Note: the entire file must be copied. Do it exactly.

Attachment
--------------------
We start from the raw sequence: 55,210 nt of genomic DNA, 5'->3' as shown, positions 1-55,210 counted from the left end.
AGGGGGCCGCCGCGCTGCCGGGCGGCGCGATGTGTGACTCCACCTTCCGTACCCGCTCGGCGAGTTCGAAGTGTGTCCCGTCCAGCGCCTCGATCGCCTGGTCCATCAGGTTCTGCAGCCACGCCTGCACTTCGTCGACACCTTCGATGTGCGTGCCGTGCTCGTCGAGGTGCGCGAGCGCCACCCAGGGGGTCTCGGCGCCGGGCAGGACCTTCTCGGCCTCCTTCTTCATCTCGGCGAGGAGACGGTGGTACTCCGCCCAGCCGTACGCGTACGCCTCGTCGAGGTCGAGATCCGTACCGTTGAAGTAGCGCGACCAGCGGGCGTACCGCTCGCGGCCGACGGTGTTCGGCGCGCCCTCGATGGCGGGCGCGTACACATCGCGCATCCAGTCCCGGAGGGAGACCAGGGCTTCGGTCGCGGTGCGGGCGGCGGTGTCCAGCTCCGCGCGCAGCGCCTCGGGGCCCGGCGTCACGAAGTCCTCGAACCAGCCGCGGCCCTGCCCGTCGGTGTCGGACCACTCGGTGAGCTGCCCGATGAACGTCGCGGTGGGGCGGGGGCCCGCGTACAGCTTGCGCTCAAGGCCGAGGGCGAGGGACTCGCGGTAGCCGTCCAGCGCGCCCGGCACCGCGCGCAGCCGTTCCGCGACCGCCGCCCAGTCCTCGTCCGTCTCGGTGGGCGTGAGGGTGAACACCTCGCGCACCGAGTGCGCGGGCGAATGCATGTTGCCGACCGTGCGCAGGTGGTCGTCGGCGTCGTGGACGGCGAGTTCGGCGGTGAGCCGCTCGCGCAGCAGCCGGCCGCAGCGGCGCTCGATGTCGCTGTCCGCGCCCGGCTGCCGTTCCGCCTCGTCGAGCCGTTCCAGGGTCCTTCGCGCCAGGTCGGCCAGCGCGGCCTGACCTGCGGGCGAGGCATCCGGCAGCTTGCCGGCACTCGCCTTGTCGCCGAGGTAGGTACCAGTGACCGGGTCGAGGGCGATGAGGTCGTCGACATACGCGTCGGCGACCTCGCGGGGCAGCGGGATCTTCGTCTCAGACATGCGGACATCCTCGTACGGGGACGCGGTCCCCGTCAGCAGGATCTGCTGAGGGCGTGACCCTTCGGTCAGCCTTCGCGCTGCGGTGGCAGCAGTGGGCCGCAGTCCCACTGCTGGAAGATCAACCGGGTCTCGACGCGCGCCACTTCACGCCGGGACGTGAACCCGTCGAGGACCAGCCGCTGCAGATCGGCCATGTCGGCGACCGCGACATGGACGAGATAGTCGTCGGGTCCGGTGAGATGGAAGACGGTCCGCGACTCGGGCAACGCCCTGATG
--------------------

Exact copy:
We start from the raw sequence: 55,210 nt of genomic DNA, 5'->3' as shown, positions 1-55,210 counted from the left end.
AGGGGGCCGCCGCGCTGCCGGGCGGCGCGATGTGTGACTCCACCTTCCGTACCCGCTCGGCGAGTTCGAAGTGTGTCCCGTCCAGCGCCTCGATCGCCTGGTCCATCAGGTTCTGCAGCCACGCCTGCACTTCGTCGACACCTTCGATGTGCGTGCCGTGCTCGTCGAGGTGCGCGAGCGCCACCCAGGGGGTCTCGGCGCCGGGCAGGACCTTCTCGGCCTCCTTCTTCATCTCGGCGAGGAGACGGTGGTACTCCGCCCAGCCGTACGCGTACGCCTCGTCGAGGTCGAGATCCGTACCGTTGAAGTAGCGCGACCAGCGGGCGTACCGCTCGCGGCCGACGGTGTTCGGCGCGCCCTCGATGGCGGGCGCGTACACATCGCGCATCCAGTCCCGGAGGGAGACCAGGGCTTCGGTCGCGGTGCGGGCGGCGGTGTCCAGCTCCGCGCGCAGCGCCTCGGGGCCCGGCGTCACGAAGTCCTCGAACCAGCCGCGGCCCTGCCCGTCGGTGTCGGACCACTCGGTGAGCTGCCCGATGAACGTCGCGGTGGGGCGGGGGCCCGCGTACAGCTTGCGCTCAAGGCCGAGGGCGAGGGACTCGCGGTAGCCGTCCAGCGCGCCCGGCACCGCGCGCAGCCGTTCCGCGACCGCCGCCCAGTCCTCGTCCGTCTCGGTGGGCGTGAGGGTGAACACCTCGCGCACCGAGTGCGCGGGCGAATGCATGTTGCCGACCGTGCGCAGGTGGTCGTCGGCGTCGTGGACGGCGAGTTCGGCGGTGAGCCGCTCGCGCAGCAGCCGGCCGCAGCGGCGCTCGATGTCGCTGTCCGCGCCCGGCTGCCGTTCCGCCTCGTCGAGCCGTTCCAGGGTCCTTCGCGCCAGGTCGGCCAGCGCGGCCTGACCTGCGGGCGAGGCATCCGGCAGCTTGCCGGCACTCGCCTTGTCGCCGAGGTAGGTACCAGTGACCGGGTCGAGGGCGATGAGGTCGTCGACATACGCGTCGGCGACCTCGCGGGGCAGCGGGATCTTCGTCTCAGACATGCGGACATCCTCGTACGGGGACGCGGTCCCCGTCAGCAGGATCTGCTGAGGGCGTGACCCTTCGGTCAGCCTTCGCGCTGCGGTGGCAGCAGTGGGCCGCAGTCCCACTGCTGGAAGATCAACCGGGTCTCGACGCGCGCCACTTCACGCCGGGACGTGAACCCGTCGAGGACCAGCCGCTGCAGATCGGCCATGTCGGCGACCGCGACATGGACGAGATAGTCGTCGGGTCCGGTGAGATGGAAGACGGTCCGCGACTCGGGCAACGCCCTGATG